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‘Combat Medicine:’ Afghanistan Vet Seeks To Help Others Through Hip-Hop

After a deployment to Afghanistan in 2009, Doc Todd suffered from PTSD. With his new manuscript Combat Medicine, he hopes to uncover other veterans that they’re not alone.

ZoomWorks Photography/Courtesy of Doc Todd


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ZoomWorks Photography/Courtesy of Doc Todd

After a deployment to Afghanistan in 2009, Doc Todd suffered from PTSD. With his new manuscript Combat Medicine, he hopes to uncover other veterans that they’re not alone.

ZoomWorks Photography/Courtesy of Doc Todd

There is no one certain approach to strech fight veterans pang from post-traumatic highlight disorder, depression, or piece abuse. But a new hip-hop manuscript called Combat Medicine, released Wednesday, competence help. It was created and achieved by George “Mik” Todd, who goes by a name Doc Todd. He’s a former Fleet Marine Force corpsman — radically a fight medic — who served alongside a U.S. Marines in Afghanistan.

Todd’s character is tough and approach in a approach that usually one maestro can be to another. In a strain “Not Alone,” he urges veterans to take movement in their possess recovery.

Take those bottles out, dog

and flow ’em in a sink.

Take a needles out of your arm

And a gun divided from your forehead.

It’s time, man.

You’ve been by adequate pain.

Stand up.

It’s time to mount behind up.

Todd says a strain is about empowerment, “about holding assign of your life, holding assign of your transition” from a fight section to municipal life.

In his possess transition, Doc Todd went by many of a issues other veterans face: shame, isolation, self-abuse. For Todd, it began in 2009 after he was in a vast and dangerous conflict in Afghanistan. Many of his friends were severely wounded. His roommate was killed. Todd was medically evacuated to Germany after he fell severely ill with pneumonia.

“That tore me adult so bad, given we felt like we was alienated from a guys we served with,” Todd recalls. “I felt like there was an asterisk subsequent to my deployment. we felt like it would’ve been improved if we got shot given that would’ve been some-more heroic.”

George “Mik” Todd seen here in Helmand Province, Afghanistan, in Jul 2009. He served with Echo Company, 2nd Battalion, 8th Marines.

Courtesy of Doc Todd


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Courtesy of Doc Todd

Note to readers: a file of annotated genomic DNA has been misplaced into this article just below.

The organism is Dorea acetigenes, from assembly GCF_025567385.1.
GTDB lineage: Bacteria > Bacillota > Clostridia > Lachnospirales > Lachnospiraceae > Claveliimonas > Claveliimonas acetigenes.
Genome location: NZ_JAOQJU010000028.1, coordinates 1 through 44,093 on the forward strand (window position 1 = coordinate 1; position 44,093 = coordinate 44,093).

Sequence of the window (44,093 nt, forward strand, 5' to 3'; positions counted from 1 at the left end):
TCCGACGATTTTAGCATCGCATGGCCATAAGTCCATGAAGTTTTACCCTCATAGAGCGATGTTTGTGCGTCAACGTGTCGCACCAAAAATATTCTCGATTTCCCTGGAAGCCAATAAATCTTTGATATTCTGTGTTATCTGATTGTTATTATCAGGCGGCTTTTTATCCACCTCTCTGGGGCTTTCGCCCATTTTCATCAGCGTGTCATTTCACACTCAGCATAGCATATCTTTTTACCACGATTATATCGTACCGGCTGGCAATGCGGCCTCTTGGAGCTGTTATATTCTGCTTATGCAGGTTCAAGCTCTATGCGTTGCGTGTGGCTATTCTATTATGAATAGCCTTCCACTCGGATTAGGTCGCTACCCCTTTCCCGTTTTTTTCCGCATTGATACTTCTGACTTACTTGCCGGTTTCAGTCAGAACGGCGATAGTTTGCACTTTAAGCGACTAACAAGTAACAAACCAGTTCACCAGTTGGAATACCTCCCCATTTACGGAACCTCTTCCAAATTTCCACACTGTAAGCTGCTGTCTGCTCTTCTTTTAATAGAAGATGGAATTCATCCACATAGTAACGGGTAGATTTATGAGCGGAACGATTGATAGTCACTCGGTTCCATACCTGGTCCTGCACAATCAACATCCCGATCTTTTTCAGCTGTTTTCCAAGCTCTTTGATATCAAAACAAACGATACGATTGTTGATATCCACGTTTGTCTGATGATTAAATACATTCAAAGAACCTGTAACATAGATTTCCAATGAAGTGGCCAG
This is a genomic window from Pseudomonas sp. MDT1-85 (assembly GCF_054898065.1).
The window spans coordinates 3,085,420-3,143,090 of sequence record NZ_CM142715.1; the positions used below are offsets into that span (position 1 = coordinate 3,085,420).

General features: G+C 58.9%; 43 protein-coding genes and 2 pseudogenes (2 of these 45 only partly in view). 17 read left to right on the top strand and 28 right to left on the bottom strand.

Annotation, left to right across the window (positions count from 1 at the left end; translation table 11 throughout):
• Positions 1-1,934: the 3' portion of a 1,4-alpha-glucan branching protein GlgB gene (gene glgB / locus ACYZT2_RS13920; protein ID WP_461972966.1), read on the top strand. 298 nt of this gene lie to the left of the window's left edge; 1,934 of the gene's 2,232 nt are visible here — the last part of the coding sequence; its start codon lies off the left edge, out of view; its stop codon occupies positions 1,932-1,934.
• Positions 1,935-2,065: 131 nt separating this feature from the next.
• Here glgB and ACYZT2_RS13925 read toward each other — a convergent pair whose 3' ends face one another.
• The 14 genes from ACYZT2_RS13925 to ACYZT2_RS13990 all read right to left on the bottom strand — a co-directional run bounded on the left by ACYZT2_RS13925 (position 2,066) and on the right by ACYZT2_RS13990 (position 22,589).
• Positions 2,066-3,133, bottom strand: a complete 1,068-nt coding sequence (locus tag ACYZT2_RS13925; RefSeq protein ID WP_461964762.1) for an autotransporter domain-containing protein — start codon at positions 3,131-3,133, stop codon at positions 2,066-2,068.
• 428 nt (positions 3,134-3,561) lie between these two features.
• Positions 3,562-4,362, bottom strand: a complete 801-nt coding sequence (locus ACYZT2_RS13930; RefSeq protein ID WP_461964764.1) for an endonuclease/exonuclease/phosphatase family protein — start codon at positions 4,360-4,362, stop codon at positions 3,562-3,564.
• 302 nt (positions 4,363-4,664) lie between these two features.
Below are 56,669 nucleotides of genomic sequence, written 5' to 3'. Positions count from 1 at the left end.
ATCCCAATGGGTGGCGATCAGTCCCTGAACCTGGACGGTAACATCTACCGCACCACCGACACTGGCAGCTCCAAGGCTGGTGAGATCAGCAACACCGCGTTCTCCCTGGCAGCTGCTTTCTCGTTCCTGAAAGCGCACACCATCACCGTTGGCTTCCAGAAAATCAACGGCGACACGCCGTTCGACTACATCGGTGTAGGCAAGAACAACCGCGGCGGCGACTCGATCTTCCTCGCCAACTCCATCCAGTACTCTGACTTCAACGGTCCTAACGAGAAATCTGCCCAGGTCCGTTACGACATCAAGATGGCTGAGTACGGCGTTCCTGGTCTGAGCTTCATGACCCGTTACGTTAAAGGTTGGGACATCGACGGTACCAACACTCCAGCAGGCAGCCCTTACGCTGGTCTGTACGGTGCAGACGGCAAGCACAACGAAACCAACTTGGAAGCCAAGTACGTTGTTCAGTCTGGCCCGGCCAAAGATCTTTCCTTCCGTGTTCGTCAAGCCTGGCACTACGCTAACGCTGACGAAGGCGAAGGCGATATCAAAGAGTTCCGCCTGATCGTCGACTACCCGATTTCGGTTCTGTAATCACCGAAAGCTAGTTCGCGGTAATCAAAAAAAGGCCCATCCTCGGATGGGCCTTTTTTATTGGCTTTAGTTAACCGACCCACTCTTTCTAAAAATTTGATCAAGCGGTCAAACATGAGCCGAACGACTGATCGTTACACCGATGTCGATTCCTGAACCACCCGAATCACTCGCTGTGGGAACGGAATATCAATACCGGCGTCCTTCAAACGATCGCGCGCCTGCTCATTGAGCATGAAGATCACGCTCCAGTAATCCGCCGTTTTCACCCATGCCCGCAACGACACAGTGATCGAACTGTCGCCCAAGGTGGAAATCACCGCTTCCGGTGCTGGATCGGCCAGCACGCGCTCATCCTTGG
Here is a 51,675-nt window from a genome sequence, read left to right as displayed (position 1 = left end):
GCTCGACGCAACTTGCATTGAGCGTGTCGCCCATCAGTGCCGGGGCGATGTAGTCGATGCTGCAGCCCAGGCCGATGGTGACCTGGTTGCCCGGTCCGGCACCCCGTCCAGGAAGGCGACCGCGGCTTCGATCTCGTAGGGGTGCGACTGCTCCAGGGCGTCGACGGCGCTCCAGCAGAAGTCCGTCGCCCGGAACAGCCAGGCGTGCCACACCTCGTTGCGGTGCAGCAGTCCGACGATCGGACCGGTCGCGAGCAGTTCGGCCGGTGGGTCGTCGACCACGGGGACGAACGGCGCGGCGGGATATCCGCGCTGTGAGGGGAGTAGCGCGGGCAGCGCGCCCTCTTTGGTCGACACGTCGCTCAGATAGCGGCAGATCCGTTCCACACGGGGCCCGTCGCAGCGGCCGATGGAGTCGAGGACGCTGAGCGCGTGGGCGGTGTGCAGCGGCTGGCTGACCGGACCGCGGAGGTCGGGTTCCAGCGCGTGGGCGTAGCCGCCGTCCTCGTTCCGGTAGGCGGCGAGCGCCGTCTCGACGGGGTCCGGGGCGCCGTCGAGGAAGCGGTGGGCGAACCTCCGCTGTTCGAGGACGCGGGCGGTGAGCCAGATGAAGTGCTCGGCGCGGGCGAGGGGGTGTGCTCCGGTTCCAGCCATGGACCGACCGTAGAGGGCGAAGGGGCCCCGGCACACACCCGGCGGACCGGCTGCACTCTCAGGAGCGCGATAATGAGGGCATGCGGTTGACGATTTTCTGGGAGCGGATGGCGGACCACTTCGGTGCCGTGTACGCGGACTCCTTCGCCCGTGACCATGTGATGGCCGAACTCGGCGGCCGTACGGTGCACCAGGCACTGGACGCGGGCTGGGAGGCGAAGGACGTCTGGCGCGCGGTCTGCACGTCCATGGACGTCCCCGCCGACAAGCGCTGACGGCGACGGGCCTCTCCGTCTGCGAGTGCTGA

George “Mik” Todd seen here in Helmand Province, Afghanistan, in Jul 2009. He served with Echo Company, 2nd Battalion, 8th Marines.

Courtesy of Doc Todd

Todd says it took him several years before he got assistance for his PTSD. He was vexed and started celebration heavily. Eventually, he satisfied what he indispensable to be doing was assisting other veterans. With assets from his pursuit as a income manager and assistance from his wife, he was means to quit his job. He’d been creation song given he was a teenager. Now, he wanted to use his song to assistance veterans heal. And he had copiousness of element for his lyrics.

The onslaught is real

Found a feast

And mislaid a soul

Eventually my drinking

It got out of control

There in darkness, we roamed

Struggling to find home

See Suddenly genocide didn’t

Feel so Alone

In a video for “Not Alone,” a immature maestro gets out of bed and immediately reaches for a bottle. That unfolding is all too real, says former Marine Zach Ludwig who served with Todd in Afghanistan and is now operative by his possess PTSD.

“He knows what to contend and how to contend it,” Ludwig says, indicating to Todd’s fight experience. “What a male says is only blunt force truth.”

Todd says confronting a truth, no matter how difficult, can do some-more to assistance veterans than “coddling” them. His goal with Combat Medicine is to uncover vets they’re not alone and to titillate them to get help.

“We have to be obliged for lenient a possess lives. And it doesn’t unequivocally assistance when a strenuous account is victimization and brokenness,” he says.